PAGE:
The Remain camp needs some new faces, and quickly

Craig Harrison writes for us about the upcoming EU referendum on 23rd June

If the latest polls on the EU referendum are anything to go by, then what seemed like a sure thing just a few months ago is now much less certain.

Figures from an online survey by Opinium, published by The Guardian at the beginning of April, put the Leave side on 43% – four points ahead of Remain.

While we are, rightly, much more sceptical about polls after the 2015 General Election; and while 18% of respondents in the Opinium poll were undecided, and thus unaccounted for; the results are still worrying for the Remain campaign.

Ever since talk of a referendum really gained momentum last year, ‘Inners’ across the UK have been sure that they’d win whenever the day eventually came. Now the date is set for 23 June, and all of a sudden they’re no longer very confident.

One of the problems is the man at the centre of the campaign to stay in the EU: Mr. David Cameron.

Almost since the get-go, Mr. Cameron has stumbled from one issue or crisis to the next – and while none of them have had anything to do with the European Union, his arguments for staying in are guilty by association.

Look at the last two months. His government launched a new Budget, proposing cuts to disability benefits and lower taxes for high-earners – resulting in a high-profile Cabinet resignation and a backbench revolt.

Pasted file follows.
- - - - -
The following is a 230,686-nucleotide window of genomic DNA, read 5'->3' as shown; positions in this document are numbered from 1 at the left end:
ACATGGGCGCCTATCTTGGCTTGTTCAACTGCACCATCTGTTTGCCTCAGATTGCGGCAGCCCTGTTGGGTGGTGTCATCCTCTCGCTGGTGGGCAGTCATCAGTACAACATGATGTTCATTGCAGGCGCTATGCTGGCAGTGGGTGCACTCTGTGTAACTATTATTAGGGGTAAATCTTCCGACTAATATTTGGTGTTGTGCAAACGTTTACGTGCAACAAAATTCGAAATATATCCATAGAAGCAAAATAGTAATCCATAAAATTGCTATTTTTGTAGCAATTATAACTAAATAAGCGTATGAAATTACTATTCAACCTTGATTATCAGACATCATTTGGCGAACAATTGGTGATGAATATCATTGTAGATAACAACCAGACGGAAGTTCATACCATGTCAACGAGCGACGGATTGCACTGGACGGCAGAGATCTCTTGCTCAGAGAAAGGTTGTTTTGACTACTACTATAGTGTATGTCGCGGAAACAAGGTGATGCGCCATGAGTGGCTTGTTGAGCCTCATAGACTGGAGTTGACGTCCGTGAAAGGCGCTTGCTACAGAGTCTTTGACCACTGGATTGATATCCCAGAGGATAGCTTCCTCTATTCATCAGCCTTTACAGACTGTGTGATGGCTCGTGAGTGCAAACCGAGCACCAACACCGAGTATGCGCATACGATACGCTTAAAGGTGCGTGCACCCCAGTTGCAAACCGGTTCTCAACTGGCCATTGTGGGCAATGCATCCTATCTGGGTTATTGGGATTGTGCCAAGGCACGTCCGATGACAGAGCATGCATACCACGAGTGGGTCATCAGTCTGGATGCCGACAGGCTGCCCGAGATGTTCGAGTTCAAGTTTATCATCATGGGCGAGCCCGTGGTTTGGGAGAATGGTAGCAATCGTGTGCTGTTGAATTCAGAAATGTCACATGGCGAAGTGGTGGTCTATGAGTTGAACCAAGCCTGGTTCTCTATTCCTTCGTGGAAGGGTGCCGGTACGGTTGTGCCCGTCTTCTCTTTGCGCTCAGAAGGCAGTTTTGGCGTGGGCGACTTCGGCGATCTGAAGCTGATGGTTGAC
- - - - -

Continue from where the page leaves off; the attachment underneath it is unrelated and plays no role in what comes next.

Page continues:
Mr. Cameron was then caught up in the Panama Papers scandal, dealing clumsily with accusations that he had been involved with off-shore dealings, to much public scorn.

These examples aren’t related to the EU, but they’ve hurt the man arguing loudest for an ‘In’ vote, and this is problematic.

The equation is one well known to the Cameron camp: the further into his regime we get, and the more controversy he gets caught up in, the more June’s vote becomes a referendum on his leadership instead of the UK’s place in the EU.

It’s all about optics. The Remain campaign is guilty by association with a Prime Minister seen to be failing.

This is all, arguably, alluded to by a senior source in the Vote Leave group, who is quoted in The Observer saying: “Six months ago I didn’t really think we had much chance of winning. But if things go our way, there is a chance, I think. And things really are going our way at the moment”.

So the Remain camp needs some new, less tarnished faces. President Obama’s visit to the UK on 22 April – when he is expected to deliver a statement in favour of the UK staying in the EU – will help.

As will an imminent intervention from Gordon Brown, who helped the case for maintaining the Union when delivering a passionate speech during Scotland’s independence vote.

But still more is needed. June’s vote has been described as one of the most important political events in a generation, and those in the Remain camp must get away from such close association with a Prime Minister who, for the moment anyway, is doing it more harm than good.

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